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Church, state and society in the thought of F. D. Maurice

Fleming, Marianne (1973) Church, state and society in the thought of F. D. Maurice. Masters thesis, Durham University.



The year 1972 marked the centenary of the death of F.D. Maurice, the great Anglican divine and Christian Socialist leader. This event sparked a renewed interest in his life and thought, and several new books have appeared. In this dissertation I wish to examine his legacy to modern Christians. The Victorian society in which his thought is rooted is no longer. Modern technology which was only just beginning then has now reached mammoth proportions, and the problems which accompany a capitalist economy have grown accordingly. Yet Maurice speaks to the modern man, as the great interest in his thought in the past two or three years has Indicated. Once he is examined in his own setting, his valuable Insights into the meaning of human life and society can be applied to our own society. I have taken as the main question, "What is of value in Maurice's thought now that the Christian State has disappeared?" This requires an examination of his notion of the Divine Order, Kingdom, Church, the State, and the relation of the Church to the State in particular and to society in general. The principal works I have used for this study are The Kingdom of Christ (1842) and Social Morality, although other writings have been referred to which support the arguments he has made in those two major works. The problems of his language and thought are many; most prominent are the relation of secular to sacred, the divinization of the State and society, and his identification of the Kingdom of God and Christ with the empirical Church. Bearing in mind that special blend of conservative and radical elements in his thought, I have found three major contributions to modern Christian life h is notion of the Church as sacrament of the Kingdom; his at tempt towards a political theology which should have resulted in revolutionary change in social structures; his feeling that the Church must retain its transcendent character and be true to its purely religious (therefore critical) message. It is this last which links his thought to many modern writings on the Church, including those of Paul Tillich, and which provides one answer to the complex question of the position of Christians in the modern world.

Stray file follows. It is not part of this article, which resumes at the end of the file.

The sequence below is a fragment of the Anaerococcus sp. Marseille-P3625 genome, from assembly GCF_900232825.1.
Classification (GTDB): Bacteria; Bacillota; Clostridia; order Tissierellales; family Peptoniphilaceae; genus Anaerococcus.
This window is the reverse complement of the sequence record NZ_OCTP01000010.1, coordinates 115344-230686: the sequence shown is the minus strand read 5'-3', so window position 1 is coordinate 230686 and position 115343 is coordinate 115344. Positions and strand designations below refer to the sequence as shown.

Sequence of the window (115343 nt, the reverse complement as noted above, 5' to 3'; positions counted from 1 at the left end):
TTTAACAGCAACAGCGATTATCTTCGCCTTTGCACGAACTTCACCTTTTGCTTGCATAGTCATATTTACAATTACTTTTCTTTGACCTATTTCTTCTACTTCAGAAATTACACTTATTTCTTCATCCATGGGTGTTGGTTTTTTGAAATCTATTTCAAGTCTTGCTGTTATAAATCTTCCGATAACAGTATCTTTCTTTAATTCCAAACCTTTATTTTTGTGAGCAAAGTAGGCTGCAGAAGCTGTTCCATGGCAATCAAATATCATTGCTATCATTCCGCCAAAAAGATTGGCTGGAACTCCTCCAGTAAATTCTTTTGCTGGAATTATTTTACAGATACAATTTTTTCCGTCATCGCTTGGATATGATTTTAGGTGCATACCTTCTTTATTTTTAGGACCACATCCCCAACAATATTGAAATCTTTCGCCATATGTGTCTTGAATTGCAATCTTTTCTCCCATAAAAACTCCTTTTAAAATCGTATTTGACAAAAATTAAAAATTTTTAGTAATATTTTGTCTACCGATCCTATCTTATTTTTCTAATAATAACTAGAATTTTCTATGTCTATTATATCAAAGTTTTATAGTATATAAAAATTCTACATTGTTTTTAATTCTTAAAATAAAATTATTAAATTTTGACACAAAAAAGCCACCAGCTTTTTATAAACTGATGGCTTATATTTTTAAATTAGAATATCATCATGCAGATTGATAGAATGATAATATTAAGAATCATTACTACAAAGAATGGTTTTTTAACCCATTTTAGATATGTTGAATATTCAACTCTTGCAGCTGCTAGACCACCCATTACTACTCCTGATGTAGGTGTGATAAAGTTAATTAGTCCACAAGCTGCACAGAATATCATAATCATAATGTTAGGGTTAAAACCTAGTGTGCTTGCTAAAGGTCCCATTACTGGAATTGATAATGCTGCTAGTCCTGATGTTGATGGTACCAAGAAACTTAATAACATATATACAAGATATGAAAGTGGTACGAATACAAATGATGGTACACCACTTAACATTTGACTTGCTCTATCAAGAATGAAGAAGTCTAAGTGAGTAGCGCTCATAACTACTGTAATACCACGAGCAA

Item Type:Thesis (Masters)
Award:Master of Arts
Thesis Date:1973
Copyright:Copyright of this thesis is held by the author
Deposited On:14 Mar 2014 16:41

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